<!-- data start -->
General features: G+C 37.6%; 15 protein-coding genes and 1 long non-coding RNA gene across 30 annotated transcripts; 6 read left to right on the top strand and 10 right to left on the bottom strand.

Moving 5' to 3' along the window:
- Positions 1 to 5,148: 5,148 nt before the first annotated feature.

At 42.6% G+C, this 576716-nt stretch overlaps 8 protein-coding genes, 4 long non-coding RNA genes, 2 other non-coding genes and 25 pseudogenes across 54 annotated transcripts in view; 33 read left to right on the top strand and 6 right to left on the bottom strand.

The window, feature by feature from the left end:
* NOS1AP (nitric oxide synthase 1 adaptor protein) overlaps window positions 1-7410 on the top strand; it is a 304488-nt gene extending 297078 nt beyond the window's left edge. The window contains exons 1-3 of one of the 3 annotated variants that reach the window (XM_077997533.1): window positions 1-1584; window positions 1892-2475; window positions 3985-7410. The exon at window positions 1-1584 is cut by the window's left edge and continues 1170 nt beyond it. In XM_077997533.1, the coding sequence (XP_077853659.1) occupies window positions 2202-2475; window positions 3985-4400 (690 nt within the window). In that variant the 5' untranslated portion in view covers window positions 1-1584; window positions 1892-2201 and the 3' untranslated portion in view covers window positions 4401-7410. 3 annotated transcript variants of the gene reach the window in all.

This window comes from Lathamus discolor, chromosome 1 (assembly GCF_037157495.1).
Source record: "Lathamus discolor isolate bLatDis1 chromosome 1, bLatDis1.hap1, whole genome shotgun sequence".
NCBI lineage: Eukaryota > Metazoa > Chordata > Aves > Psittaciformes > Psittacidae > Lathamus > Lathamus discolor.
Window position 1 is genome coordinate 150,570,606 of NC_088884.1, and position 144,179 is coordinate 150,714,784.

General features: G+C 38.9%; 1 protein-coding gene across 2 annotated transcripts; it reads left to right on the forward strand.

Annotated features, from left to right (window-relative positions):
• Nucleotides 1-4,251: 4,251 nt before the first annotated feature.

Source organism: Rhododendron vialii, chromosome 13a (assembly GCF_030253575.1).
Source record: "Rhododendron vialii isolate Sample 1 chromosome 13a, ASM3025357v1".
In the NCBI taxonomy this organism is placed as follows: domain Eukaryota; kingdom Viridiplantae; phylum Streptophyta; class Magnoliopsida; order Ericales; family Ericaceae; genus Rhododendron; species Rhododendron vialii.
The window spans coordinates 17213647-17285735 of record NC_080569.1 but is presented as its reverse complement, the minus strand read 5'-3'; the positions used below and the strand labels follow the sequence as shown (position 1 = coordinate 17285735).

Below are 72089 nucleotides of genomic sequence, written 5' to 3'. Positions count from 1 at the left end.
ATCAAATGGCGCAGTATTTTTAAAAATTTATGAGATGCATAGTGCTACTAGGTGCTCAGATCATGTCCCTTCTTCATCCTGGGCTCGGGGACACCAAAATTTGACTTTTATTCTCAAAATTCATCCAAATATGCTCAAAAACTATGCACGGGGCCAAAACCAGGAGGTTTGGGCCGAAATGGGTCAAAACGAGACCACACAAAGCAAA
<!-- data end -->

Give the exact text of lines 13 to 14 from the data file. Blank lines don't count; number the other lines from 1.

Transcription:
• Nucleotides 1-4,251: 4,251 nt before the first annotated feature.

Source organism: Rhododendron vialii, chromosome 13a (assembly GCF_030253575.1).